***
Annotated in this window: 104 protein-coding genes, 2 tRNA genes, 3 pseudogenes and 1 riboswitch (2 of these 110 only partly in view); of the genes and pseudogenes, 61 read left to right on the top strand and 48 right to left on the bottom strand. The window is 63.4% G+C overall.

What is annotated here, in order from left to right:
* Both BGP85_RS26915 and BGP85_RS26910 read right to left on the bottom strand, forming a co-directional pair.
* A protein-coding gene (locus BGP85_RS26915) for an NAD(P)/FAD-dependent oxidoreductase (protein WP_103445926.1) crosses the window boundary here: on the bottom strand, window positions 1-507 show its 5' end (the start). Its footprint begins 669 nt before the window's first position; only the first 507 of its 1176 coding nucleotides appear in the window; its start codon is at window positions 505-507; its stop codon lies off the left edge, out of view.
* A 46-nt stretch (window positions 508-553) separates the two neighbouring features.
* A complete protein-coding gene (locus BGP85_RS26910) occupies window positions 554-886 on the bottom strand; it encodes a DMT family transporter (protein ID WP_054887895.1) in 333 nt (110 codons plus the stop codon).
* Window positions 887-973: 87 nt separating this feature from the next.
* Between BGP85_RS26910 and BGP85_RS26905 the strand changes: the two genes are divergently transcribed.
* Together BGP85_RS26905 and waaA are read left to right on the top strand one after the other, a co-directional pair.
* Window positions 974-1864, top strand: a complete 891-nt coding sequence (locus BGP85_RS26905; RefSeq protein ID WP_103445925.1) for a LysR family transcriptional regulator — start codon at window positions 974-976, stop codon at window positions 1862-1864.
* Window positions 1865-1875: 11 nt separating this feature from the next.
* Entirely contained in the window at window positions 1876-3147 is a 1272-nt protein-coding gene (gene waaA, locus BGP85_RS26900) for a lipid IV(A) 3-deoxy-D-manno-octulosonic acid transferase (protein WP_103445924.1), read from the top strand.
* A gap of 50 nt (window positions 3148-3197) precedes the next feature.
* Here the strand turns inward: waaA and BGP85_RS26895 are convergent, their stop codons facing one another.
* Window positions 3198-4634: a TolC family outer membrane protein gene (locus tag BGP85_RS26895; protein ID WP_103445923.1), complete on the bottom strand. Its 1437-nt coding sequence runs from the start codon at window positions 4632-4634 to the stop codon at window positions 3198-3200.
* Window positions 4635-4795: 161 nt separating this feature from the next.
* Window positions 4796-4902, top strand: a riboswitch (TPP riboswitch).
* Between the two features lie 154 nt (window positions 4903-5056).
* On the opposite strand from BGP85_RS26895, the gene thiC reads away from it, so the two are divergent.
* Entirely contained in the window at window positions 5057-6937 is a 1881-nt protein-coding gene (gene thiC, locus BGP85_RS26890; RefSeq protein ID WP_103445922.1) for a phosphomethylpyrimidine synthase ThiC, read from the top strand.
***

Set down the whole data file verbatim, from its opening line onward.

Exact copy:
Annotated in this window: 104 protein-coding genes, 2 tRNA genes, 3 pseudogenes and 1 riboswitch (2 of these 110 only partly in view); of the genes and pseudogenes, 61 read left to right on the top strand and 48 right to left on the bottom strand. The window is 63.4% G+C overall.

What is annotated here, in order from left to right:
* Both BGP85_RS26915 and BGP85_RS26910 read right to left on the bottom strand, forming a co-directional pair.
* A protein-coding gene (locus BGP85_RS26915) for an NAD(P)/FAD-dependent oxidoreductase (protein WP_103445926.1) crosses the window boundary here: on the bottom strand, window positions 1-507 show its 5' end (the start). Its footprint begins 669 nt before the window's first position; only the first 507 of its 1176 coding nucleotides appear in the window; its start codon is at window positions 505-507; its stop codon lies off the left edge, out of view.
* A 46-nt stretch (window positions 508-553) separates the two neighbouring features.
* A complete protein-coding gene (locus BGP85_RS26910) occupies window positions 554-886 on the bottom strand; it encodes a DMT family transporter (protein ID WP_054887895.1) in 333 nt (110 codons plus the stop codon).
* Window positions 887-973: 87 nt separating this feature from the next.
* Between BGP85_RS26910 and BGP85_RS26905 the strand changes: the two genes are divergently transcribed.
* Together BGP85_RS26905 and waaA are read left to right on the top strand one after the other, a co-directional pair.
* Window positions 974-1864, top strand: a complete 891-nt coding sequence (locus BGP85_RS26905; RefSeq protein ID WP_103445925.1) for a LysR family transcriptional regulator — start codon at window positions 974-976, stop codon at window positions 1862-1864.
* Window positions 1865-1875: 11 nt separating this feature from the next.
* Entirely contained in the window at window positions 1876-3147 is a 1272-nt protein-coding gene (gene waaA, locus BGP85_RS26900) for a lipid IV(A) 3-deoxy-D-manno-octulosonic acid transferase (protein WP_103445924.1), read from the top strand.
* A gap of 50 nt (window positions 3148-3197) precedes the next feature.
* Here the strand turns inward: waaA and BGP85_RS26895 are convergent, their stop codons facing one another.
* Window positions 3198-4634: a TolC family outer membrane protein gene (locus tag BGP85_RS26895; protein ID WP_103445923.1), complete on the bottom strand. Its 1437-nt coding sequence runs from the start codon at window positions 4632-4634 to the stop codon at window positions 3198-3200.
* Window positions 4635-4795: 161 nt separating this feature from the next.
* Window positions 4796-4902, top strand: a riboswitch (TPP riboswitch).
* Between the two features lie 154 nt (window positions 4903-5056).
* On the opposite strand from BGP85_RS26895, the gene thiC reads away from it, so the two are divergent.
* Entirely contained in the window at window positions 5057-6937 is a 1881-nt protein-coding gene (gene thiC, locus BGP85_RS26890; RefSeq protein ID WP_103445922.1) for a phosphomethylpyrimidine synthase ThiC, read from the top strand.